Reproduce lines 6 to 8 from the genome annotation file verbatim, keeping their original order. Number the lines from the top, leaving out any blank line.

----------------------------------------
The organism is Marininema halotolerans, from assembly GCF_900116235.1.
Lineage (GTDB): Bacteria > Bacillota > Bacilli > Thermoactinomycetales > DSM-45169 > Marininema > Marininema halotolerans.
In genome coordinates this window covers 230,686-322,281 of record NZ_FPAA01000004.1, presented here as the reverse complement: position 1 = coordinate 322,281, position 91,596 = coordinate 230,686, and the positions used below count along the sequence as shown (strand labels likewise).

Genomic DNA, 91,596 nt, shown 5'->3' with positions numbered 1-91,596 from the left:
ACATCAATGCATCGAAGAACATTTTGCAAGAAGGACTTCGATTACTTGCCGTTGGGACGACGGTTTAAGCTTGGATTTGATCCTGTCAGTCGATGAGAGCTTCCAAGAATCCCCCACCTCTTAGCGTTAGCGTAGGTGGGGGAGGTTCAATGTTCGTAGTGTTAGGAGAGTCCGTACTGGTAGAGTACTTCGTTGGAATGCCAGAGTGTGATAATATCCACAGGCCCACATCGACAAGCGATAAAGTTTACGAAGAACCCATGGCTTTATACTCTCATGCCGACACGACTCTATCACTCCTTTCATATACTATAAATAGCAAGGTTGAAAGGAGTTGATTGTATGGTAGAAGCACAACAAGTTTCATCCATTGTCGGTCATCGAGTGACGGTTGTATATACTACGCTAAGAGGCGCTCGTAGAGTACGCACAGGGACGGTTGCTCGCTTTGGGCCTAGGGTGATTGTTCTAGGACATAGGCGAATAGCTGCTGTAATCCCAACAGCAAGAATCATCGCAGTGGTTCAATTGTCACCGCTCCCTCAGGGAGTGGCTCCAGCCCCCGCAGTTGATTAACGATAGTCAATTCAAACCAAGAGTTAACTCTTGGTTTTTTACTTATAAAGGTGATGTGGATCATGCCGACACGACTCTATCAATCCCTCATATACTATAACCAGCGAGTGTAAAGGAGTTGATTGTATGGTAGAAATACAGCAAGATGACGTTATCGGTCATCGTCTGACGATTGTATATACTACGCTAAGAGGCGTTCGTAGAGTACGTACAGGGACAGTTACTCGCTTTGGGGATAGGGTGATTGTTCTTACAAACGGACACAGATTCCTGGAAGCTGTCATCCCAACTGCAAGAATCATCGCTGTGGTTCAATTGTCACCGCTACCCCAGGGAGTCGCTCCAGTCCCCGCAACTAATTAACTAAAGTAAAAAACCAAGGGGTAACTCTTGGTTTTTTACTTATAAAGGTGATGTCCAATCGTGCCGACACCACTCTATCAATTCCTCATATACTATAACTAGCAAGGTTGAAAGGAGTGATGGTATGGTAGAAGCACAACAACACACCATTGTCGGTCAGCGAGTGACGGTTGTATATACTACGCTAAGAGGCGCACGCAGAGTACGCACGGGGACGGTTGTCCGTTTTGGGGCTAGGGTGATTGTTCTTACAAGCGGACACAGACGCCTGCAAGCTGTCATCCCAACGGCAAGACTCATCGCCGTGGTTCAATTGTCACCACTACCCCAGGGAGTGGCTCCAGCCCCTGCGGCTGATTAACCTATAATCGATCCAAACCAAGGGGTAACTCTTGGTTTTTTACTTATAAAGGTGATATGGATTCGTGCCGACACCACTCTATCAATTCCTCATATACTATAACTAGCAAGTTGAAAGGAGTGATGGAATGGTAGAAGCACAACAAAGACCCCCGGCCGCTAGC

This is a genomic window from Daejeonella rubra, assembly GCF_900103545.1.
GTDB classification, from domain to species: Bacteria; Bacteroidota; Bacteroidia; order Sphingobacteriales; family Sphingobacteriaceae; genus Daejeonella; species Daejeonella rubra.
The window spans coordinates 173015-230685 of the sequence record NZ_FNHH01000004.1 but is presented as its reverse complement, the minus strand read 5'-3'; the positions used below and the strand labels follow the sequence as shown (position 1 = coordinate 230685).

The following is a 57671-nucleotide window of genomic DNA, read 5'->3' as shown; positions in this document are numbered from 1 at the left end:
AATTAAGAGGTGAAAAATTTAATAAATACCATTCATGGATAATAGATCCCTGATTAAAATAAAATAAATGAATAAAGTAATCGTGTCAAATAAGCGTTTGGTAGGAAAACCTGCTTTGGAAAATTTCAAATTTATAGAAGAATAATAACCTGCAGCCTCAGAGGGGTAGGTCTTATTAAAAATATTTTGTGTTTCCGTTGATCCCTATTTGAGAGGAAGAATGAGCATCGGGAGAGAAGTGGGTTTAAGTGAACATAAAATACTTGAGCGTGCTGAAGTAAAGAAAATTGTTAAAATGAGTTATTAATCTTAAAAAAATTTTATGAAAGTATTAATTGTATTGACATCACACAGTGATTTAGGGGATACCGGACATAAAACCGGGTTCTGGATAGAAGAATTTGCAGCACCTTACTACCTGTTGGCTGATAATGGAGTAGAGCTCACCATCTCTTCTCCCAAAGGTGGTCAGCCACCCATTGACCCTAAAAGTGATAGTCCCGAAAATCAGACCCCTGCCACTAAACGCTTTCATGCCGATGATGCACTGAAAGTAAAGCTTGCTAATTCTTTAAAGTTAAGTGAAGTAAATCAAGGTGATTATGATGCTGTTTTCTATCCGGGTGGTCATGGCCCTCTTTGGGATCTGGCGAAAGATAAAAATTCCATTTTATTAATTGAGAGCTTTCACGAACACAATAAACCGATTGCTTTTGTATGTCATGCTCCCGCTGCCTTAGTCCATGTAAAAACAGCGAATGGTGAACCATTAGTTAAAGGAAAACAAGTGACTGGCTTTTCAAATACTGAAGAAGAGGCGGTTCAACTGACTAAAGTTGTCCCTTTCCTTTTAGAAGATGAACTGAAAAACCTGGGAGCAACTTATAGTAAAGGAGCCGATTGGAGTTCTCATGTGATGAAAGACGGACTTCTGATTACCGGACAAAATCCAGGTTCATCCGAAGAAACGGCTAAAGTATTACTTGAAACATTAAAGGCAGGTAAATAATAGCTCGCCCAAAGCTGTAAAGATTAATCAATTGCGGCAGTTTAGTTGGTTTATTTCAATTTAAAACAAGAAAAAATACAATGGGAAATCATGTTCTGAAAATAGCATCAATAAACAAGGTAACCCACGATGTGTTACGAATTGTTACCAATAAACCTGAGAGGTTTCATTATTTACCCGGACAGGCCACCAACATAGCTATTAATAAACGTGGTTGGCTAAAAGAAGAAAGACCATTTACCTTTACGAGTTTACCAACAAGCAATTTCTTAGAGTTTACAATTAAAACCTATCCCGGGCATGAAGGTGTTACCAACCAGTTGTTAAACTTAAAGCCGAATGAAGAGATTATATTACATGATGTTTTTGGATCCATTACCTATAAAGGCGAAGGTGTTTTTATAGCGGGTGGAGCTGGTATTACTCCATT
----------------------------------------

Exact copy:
This is a genomic window from Daejeonella rubra, assembly GCF_900103545.1.
GTDB classification, from domain to species: Bacteria; Bacteroidota; Bacteroidia; order Sphingobacteriales; family Sphingobacteriaceae; genus Daejeonella; species Daejeonella rubra.
The window spans coordinates 173015-230685 of the sequence record NZ_FNHH01000004.1 but is presented as its reverse complement, the minus strand read 5'-3'; the positions used below and the strand labels follow the sequence as shown (position 1 = coordinate 230685).